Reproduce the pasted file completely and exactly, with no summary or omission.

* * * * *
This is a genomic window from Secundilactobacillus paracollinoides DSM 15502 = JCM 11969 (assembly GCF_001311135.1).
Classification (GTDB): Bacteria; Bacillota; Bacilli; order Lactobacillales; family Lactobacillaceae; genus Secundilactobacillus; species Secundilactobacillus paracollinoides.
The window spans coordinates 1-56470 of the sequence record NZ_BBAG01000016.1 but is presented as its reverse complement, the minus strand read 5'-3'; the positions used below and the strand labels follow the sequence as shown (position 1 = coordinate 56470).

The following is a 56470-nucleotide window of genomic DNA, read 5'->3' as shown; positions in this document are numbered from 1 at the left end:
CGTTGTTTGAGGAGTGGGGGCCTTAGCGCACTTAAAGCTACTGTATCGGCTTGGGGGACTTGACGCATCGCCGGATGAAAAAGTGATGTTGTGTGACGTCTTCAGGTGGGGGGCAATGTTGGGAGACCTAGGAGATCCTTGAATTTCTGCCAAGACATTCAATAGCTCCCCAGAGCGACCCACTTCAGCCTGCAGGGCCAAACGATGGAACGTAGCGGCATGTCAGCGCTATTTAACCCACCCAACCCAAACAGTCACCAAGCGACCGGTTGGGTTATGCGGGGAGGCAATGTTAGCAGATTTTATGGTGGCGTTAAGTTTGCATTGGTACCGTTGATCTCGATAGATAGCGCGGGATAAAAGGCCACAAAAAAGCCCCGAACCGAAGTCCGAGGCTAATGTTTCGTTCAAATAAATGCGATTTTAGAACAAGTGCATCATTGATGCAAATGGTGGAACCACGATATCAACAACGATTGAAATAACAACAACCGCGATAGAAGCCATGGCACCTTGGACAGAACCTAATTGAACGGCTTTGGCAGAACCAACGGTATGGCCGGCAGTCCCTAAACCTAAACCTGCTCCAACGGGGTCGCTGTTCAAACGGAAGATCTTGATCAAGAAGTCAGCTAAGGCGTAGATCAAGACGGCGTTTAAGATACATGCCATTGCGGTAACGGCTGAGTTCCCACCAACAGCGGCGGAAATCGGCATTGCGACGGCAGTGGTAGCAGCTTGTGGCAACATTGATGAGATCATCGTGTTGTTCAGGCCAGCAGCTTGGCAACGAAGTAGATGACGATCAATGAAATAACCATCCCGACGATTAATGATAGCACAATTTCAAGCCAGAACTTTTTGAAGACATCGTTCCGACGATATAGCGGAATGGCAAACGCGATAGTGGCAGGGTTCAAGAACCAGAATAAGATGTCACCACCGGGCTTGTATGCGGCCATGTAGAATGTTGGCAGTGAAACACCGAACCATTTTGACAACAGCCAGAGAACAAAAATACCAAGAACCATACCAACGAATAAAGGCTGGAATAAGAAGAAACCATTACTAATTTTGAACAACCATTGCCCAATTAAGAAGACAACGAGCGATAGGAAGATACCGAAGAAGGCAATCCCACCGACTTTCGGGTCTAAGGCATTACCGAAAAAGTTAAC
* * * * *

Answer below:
This is a genomic window from Secundilactobacillus paracollinoides DSM 15502 = JCM 11969 (assembly GCF_001311135.1).
Classification (GTDB): Bacteria; Bacillota; Bacilli; order Lactobacillales; family Lactobacillaceae; genus Secundilactobacillus; species Secundilactobacillus paracollinoides.
The window spans coordinates 1-56470 of the sequence record NZ_BBAG01000016.1 but is presented as its reverse complement, the minus strand read 5'-3'; the positions used below and the strand labels follow the sequence as shown (position 1 = coordinate 56470).

The following is a 56470-nucleotide window of genomic DNA, read 5'->3' as shown; positions in this document are numbered from 1 at the left end:
CGTTGTTTGAGGAGTGGGGGCCTTAGCGCACTTAAAGCTACTGTATCGGCTTGGGGGACTTGACGCATCGCCGGATGAAAAAGTGATGTTGTGTGACGTCTTCAGGTGGGGGGCAATGTTGGGAGACCTAGGAGATCCTTGAATTTCTGCCAAGACATTCAATAGCTCCCCAGAGCGACCCACTTCAGCCTGCAGGGCCAAACGATGGAACGTAGCGGCATGTCAGCGCTATTTAACCCACCCAACCCAAACAGTCACCAAGCGACCGGTTGGGTTATGCGGGGAGGCAATGTTAGCAGATTTTATGGTGGCGTTAAGTTTGCATTGGTACCGTTGATCTCGATAGATAGCGCGGGATAAAAGGCCACAAAAAAGCCCCGAACCGAAGTCCGAGGCTAATGTTTCGTTCAAATAAATGCGATTTTAGAACAAGTGCATCATTGATGCAAATGGTGGAACCACGATATCAACAACGATTGAAATAACAACAACCGCGATAGAAGCCATGGCACCTTGGACAGAACCTAATTGAACGGCTTTGGCAGAACCAACGGTATGGCCGGCAGTCCCTAAACCTAAACCTGCTCCAACGGGGTCGCTGTTCAAACGGAAGATCTTGATCAAGAAGTCAGCTAAGGCGTAGATCAAGACGGCGTTTAAGATACATGCCATTGCGGTAACGGCTGAGTTCCCACCAACAGCGGCGGAAATCGGCATTGCGACGGCAGTGGTAGCAGCTTGTGGCAACATTGATGAGATCATCGTGTTGTTCAGGCCAGCAGCTTGGCAACGAAGTAGATGACGATCAATGAAATAACCATCCCGACGATTAATGATAGCACAATTTCAAGCCAGAACTTTTTGAAGACATCGTTCCGACGATATAGCGGAATGGCAAACGCGATAGTGGCAGGGTTCAAGAACCAGAATAAGATGTCACCACCGGGCTTGTATGCGGCCATGTAGAATGTTGGCAGTGAAACACCGAACCATTTTGACAACAGCCAGAGAACAAAAATACCAAGAACCATACCAACGAATAAAGGCTGGAATAAGAAGAAACCATTACTAATTTTGAACAACCATTGCCCAATTAAGAAGACAACGAGCGATAGGAAGATACCGAAGAAGGCAATCCCACCGACTTTCGGGTCTAAGGCATTACCGAAAAAGTTAAC